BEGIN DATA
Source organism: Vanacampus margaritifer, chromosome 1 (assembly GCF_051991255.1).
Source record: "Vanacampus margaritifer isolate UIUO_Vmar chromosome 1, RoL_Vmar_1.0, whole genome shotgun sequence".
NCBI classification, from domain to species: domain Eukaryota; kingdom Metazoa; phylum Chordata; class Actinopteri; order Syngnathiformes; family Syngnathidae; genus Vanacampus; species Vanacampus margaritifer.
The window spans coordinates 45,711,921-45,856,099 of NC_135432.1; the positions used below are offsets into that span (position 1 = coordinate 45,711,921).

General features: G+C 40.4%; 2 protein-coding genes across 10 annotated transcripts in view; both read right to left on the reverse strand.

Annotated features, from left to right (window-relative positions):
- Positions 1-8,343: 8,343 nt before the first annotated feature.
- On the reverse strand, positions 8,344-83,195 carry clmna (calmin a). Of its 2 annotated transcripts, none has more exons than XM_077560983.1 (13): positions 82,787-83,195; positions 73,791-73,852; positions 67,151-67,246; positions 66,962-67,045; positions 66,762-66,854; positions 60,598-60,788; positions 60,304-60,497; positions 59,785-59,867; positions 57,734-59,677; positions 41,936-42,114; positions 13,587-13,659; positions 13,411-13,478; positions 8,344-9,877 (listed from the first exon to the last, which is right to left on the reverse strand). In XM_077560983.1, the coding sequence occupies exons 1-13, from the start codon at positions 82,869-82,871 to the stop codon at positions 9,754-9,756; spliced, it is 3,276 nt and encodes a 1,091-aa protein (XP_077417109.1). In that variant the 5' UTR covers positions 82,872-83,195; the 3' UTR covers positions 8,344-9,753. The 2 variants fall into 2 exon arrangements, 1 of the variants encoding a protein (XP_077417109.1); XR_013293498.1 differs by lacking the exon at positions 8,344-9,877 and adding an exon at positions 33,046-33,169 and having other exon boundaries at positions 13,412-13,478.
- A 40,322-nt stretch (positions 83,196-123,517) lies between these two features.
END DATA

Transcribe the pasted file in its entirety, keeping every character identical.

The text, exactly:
Source organism: Vanacampus margaritifer, chromosome 1 (assembly GCF_051991255.1).
Source record: "Vanacampus margaritifer isolate UIUO_Vmar chromosome 1, RoL_Vmar_1.0, whole genome shotgun sequence".
NCBI classification, from domain to species: domain Eukaryota; kingdom Metazoa; phylum Chordata; class Actinopteri; order Syngnathiformes; family Syngnathidae; genus Vanacampus; species Vanacampus margaritifer.
The window spans coordinates 45,711,921-45,856,099 of NC_135432.1; the positions used below are offsets into that span (position 1 = coordinate 45,711,921).

General features: G+C 40.4%; 2 protein-coding genes across 10 annotated transcripts in view; both read right to left on the reverse strand.

Annotated features, from left to right (window-relative positions):
- Positions 1-8,343: 8,343 nt before the first annotated feature.
- On the reverse strand, positions 8,344-83,195 carry clmna (calmin a). Of its 2 annotated transcripts, none has more exons than XM_077560983.1 (13): positions 82,787-83,195; positions 73,791-73,852; positions 67,151-67,246; positions 66,962-67,045; positions 66,762-66,854; positions 60,598-60,788; positions 60,304-60,497; positions 59,785-59,867; positions 57,734-59,677; positions 41,936-42,114; positions 13,587-13,659; positions 13,411-13,478; positions 8,344-9,877 (listed from the first exon to the last, which is right to left on the reverse strand). In XM_077560983.1, the coding sequence occupies exons 1-13, from the start codon at positions 82,869-82,871 to the stop codon at positions 9,754-9,756; spliced, it is 3,276 nt and encodes a 1,091-aa protein (XP_077417109.1). In that variant the 5' UTR covers positions 82,872-83,195; the 3' UTR covers positions 8,344-9,753. The 2 variants fall into 2 exon arrangements, 1 of the variants encoding a protein (XP_077417109.1); XR_013293498.1 differs by lacking the exon at positions 8,344-9,877 and adding an exon at positions 33,046-33,169 and having other exon boundaries at positions 13,412-13,478.
- A 40,322-nt stretch (positions 83,196-123,517) lies between these two features.